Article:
CM . . .
. Volume XIII Number 2 . . . .September 15, 2006
Voyage with Jason.
Vancouver, BC: Simply Read Books, 2006.
208 pp., cloth, $19.95.
Grades 8 and up / Ages 13 and up.
Review by Kallie George.
The winged golden ram took Prixus to Colchis. There he made a new life. He married the daughter of the king and scarified the golden ram as thanks for the flight.
The Golden Fleece was enshrined, so precious that a monster dragon was set to guard it. Sleepless, it guarded the shrine day and night. And still does.
There in Colchis, the Golden Fleece awaits. It is the birthright of all Greeks. Only a true prince of Icolos could fetch the Fleece and take it back. And only then could he claim the kingdom of Pelias as his own.
Ken Catran’s Voyage with Jason, reprinted by Simply Read Books in Vancouver in 2006, is a quick-paced, action-packed retelling of the Greek myth of Jason and the Golden Fleece. Published first in New Zealand in 2000, the book won the Best Teenage Fiction award and New Zealand Post Children’s Book Award in 2001
The original Greek myth tells the story of Jason, son of Aeson and rightful heir to the throne of Iolcus. When Jason claims the throne, his uncle Pelias sends him on a seemingly impossible task—to recover the Golden Fleece from the island of Colchis where it is guarded by a fearsome dragon--in the hope that he will be killed. Despite the danger, Jason goes; knowing that recovering the fleece will prove his rightful claim to rule.
In a great ship, Argo, Jason travels the Black Sea with his crew of heroes, including Hercules, Theseus, Castor and Orpheus, encountering foreign societies and a myriad of dangers.
Out of the well-known cast of characters, Catran chooses Pylos, the only unheroic crew member, to narrate the events. A young apprentice shipbuilder, Pylos is rescued by Hercules from his cruel master and joins the crew on their quest. Pylos is an easy character to identify with: he is the youngest and the underdog. Since he is the only outsider on the crew, he can provide an objective narrative account of the heroes’ adventures during their three-year long voyage.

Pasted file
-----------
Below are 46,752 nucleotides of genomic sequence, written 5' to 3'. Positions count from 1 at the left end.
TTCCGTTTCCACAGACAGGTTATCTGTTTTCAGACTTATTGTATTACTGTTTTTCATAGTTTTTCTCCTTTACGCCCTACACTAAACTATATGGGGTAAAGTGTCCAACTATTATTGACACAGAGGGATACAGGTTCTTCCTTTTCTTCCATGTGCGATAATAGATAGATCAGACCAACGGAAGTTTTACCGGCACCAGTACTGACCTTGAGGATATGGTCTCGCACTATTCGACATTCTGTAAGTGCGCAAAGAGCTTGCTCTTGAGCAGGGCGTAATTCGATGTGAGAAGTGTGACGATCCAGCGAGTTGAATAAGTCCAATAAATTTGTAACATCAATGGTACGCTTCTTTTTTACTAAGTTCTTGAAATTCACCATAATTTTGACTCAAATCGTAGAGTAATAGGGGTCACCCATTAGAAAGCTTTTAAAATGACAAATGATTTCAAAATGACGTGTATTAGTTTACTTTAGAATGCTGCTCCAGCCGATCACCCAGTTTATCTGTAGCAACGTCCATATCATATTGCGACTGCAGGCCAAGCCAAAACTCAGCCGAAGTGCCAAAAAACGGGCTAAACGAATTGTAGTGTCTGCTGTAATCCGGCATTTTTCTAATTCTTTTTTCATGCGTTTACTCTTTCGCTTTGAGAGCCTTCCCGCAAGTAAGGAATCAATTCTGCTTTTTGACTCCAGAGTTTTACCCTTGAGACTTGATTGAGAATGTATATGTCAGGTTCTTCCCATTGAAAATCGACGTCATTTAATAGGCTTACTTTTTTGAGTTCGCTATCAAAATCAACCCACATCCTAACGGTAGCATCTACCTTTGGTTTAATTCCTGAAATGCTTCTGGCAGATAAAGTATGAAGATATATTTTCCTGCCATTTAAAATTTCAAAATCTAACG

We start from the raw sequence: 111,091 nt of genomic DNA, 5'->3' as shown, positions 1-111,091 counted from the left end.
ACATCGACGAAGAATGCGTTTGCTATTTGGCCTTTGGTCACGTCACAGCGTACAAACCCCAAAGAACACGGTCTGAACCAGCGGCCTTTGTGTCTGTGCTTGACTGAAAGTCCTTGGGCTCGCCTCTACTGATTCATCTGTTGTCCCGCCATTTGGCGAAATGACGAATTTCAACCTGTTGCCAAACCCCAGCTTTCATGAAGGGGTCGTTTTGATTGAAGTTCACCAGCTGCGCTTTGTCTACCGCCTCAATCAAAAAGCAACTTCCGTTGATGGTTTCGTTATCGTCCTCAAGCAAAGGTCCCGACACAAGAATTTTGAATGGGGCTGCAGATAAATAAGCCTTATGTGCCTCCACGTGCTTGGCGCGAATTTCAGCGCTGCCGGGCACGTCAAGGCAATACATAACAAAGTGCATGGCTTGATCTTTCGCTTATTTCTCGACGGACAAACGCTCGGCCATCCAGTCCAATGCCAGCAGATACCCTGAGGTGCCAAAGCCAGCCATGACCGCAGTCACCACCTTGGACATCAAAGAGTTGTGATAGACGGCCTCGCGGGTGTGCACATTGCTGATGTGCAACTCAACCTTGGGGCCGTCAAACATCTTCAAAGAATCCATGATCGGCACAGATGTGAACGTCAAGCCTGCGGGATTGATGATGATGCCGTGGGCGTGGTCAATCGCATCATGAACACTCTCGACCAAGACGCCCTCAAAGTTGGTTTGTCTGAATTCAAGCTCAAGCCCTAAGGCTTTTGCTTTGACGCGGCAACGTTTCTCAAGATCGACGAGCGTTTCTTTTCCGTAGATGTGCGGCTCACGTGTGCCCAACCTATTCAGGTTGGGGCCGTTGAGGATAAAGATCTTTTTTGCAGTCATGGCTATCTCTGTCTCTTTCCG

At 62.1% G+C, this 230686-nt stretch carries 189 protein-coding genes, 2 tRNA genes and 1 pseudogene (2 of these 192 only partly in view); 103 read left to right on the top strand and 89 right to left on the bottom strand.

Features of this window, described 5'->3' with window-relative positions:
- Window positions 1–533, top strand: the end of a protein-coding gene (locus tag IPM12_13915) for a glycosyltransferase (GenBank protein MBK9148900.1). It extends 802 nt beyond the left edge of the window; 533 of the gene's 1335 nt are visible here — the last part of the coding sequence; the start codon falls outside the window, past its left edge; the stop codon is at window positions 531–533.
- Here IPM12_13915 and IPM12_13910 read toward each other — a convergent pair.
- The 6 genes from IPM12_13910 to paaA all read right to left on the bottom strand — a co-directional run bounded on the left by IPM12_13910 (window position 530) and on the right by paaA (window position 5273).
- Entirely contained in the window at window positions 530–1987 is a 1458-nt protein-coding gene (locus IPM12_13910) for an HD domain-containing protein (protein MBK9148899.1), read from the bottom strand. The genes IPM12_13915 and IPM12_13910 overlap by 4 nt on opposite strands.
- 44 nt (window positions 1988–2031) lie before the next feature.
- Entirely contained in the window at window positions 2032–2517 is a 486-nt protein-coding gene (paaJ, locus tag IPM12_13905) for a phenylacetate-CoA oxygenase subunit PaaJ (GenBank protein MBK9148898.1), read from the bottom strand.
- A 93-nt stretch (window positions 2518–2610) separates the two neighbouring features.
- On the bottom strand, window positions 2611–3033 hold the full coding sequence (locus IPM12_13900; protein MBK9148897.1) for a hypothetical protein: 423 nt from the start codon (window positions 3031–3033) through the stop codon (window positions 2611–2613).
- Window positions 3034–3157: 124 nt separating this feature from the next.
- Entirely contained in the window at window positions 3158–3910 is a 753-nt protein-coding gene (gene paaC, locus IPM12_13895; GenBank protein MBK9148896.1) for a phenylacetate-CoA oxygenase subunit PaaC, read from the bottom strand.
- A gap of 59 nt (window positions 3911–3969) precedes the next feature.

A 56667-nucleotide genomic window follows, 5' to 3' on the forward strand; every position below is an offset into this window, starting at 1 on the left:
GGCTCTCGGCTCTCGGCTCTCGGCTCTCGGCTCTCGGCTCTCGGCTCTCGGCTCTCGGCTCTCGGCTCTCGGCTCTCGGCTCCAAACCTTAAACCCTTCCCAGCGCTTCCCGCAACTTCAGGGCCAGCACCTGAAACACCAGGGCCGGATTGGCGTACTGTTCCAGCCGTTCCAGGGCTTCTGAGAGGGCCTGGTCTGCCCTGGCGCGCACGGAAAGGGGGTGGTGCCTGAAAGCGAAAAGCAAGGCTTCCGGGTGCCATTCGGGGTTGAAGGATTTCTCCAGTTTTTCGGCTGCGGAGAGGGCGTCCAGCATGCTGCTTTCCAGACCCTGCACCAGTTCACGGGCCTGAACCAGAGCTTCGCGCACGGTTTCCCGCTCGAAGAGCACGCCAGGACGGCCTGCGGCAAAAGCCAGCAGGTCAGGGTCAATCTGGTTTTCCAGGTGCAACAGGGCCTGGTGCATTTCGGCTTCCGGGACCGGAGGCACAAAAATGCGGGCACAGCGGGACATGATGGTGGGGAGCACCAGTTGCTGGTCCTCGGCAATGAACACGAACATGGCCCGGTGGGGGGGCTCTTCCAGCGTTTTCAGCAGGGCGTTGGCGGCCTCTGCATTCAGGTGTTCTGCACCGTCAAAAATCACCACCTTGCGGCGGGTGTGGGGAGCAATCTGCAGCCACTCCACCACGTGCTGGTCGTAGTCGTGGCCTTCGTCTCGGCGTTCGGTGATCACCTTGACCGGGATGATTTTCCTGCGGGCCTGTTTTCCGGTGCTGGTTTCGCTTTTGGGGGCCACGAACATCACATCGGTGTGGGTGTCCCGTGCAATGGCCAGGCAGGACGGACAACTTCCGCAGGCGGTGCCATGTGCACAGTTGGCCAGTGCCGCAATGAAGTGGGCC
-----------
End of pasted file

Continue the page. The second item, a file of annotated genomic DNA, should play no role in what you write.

As Pylos gradually learns more and more about the heroes, he begins to realize that heroes have their flaws, too. Ultimately, Pylos earns their respect and his manhood, becoming a hero in his own right.
This personal perspective on Pylos is wonderful and refreshing, but it is truly the action that steers Voyage with Jason’s story line, including a death defying journey through enchanted rocks and attacks from winged harpies. The adventures culminate on Colchis with Jason’s stealing of the Golden Fleece from pits of dragon-snakes which precipitates an awesome battle between members of the royal family: beautiful, enticing Medea and her brother, Apsyrtus.
Definitely a book well worth reading, Voyage with Jason targets older audiences, especially with its occasional sexual references and frequent gory violence, characteristic of the original myth.
Ken Catran is a children’s writer and scriptwriter in New Zealand and has written some of New Zealand’s best loved television series including Close to Home and Shortland Street. I would suggest checking out his other titles–he has written over 20 novels for young adults—including Golden Prince (short-listed for the 2000 NZ Post Awards and a CBCA Notable Book in 1999), Talking to Blue and the sequel, Blue Murder (winner of the 2002 Ned Kelly Award for junior crime fiction).
Kallie George is currently completing her Masters of Children’s Literature at the University of British Columbia in Vancouver, BC.
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